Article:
Answer
Hi, John, thanks for your question. BTW, I have distant relatives in the Perth area. Don't recall the surname.

So, there are a number of reasons for individual error (as opposed to statistical measurement error (SEM)).

Regarding gifted persons, the WISC has been criticized for it's overemphasis on timed tests (Kaufman 1992, 1994; Sparrow & Gurland, 1998), etc.)

Emotional concerns, such as depression or anxiety, can result in a lower score.

Attention problems, such as ADHD, can also reduce scores - and the effect of ADHD lowers as children age into adulthood.

Older tests had a lower ceiling; that is, they had fewer difficult items, so if the child failed only a few items, even if by chance or inattention, then the testing would have stopped, resulting in a lower score.

Most testing of children is performed by school psychologists, who have a lower level of training and education. Thus, it's possible that the testing was done incorrectly.

IMO, there are a significant portion of gifted persons who see the world differently. At a young age, they can be mistaken for being of lower intelligence, perhaps because they are paying more attention to their own thoughts, or they are being curious about things, or because they do not develop social skills at the same level as most people. It's easily possible to miss the intelligence of these persons, because the right questions are not being asked.

What happens as these children age into adulthood is that they learn what to expect of other people, and they develop better social skills. They can then better apply their intelligence toward meeting the expectations of others around them. IOW, when presented with a block problem as a child, the child might be spending time calculating the number of possible ways to arrange the blocks. But as an adult, he knows that the evaluator is expecting one particular response.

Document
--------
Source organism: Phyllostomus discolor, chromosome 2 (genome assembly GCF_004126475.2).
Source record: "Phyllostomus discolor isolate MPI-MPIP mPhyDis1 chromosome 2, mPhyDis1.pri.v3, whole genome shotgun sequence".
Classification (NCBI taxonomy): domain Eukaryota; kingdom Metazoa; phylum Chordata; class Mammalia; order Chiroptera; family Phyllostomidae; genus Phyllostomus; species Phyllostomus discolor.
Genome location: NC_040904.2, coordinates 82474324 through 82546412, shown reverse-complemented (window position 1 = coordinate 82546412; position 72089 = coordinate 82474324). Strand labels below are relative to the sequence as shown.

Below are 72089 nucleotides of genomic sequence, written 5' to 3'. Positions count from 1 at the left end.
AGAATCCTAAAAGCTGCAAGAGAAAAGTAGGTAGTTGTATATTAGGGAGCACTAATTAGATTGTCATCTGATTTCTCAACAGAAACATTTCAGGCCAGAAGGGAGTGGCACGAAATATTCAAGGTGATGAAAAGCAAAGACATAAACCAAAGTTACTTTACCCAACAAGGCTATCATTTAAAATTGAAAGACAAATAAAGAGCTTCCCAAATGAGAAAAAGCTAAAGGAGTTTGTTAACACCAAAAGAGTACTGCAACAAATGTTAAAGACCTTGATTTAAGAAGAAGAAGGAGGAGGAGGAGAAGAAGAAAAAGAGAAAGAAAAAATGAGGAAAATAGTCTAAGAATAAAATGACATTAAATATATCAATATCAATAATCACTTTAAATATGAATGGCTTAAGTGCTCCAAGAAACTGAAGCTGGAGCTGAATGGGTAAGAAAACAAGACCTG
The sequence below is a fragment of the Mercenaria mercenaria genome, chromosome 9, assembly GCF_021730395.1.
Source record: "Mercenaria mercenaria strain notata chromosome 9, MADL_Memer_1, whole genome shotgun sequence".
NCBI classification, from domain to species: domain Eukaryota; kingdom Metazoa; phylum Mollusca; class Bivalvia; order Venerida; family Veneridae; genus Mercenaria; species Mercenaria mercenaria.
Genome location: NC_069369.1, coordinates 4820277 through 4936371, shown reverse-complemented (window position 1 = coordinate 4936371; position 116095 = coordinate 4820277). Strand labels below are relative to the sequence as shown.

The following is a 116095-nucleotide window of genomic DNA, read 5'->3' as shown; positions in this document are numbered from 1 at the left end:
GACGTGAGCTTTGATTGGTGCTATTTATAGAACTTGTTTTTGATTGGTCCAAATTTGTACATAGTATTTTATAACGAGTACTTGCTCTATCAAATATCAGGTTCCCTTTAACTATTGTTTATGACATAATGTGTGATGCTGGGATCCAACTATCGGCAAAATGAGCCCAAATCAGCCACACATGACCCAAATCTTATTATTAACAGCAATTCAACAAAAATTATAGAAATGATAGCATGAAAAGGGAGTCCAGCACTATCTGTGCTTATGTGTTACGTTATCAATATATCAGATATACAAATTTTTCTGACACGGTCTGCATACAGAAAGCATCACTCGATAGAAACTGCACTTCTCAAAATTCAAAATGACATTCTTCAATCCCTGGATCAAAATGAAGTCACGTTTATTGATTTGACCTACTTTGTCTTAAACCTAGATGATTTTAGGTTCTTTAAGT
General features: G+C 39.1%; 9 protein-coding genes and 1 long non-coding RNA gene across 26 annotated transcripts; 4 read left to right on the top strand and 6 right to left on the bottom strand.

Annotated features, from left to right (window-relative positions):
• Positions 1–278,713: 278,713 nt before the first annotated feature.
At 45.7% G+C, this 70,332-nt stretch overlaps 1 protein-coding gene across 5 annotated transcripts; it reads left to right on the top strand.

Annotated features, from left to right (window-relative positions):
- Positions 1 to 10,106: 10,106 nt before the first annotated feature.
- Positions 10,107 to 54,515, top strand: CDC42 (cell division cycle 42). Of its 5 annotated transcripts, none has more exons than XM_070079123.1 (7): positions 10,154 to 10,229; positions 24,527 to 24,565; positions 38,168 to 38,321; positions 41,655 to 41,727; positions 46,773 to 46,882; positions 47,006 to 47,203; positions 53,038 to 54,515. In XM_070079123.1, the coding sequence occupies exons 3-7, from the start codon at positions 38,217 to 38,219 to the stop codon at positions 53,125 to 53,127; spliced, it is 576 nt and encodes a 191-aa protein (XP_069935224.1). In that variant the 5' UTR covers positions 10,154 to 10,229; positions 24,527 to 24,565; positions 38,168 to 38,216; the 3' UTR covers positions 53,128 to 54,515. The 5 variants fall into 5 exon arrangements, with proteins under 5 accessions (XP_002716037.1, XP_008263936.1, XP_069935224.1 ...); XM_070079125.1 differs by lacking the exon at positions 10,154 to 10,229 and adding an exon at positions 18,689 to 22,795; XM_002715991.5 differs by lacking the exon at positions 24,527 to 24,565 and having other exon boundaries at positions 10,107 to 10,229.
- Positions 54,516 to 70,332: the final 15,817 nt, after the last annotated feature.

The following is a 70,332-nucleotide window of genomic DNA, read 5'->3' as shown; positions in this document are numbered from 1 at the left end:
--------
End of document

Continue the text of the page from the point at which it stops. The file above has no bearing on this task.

So, if that's what you mean by learning ability, then I agree.

And, I also agree that it is possible to increase one's score, at least to some extent - for example, scores on vocabulary, similarities, and information can be increased if the person learns that material through education.  

Psychiatry & Psychology--General

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Bruce Borkosky, Psy.D.

Expertise

any related to psychology, especially related to forensic psychology

Experience

15 years as a licensed psychologist, 15 years in private practice. My practice began primarily doing individual and group psychotherapy, is now devoted to assessments, but I occasionally do take on clients in therapy.

Organizations
American Psychological Association

Education/Credentials
B.A. psychology, B.A., music, Ohio Wesleyan U., 1978 MCS, computer science, University of Dayton, 1984 MA, psychology, Miami Inst. of Psychology, 1991 Psy.D., psychology, Miami Inst. of Psychology, 1993 post doctoral training in Neuropsychology, Fielding Institute, 1995-1997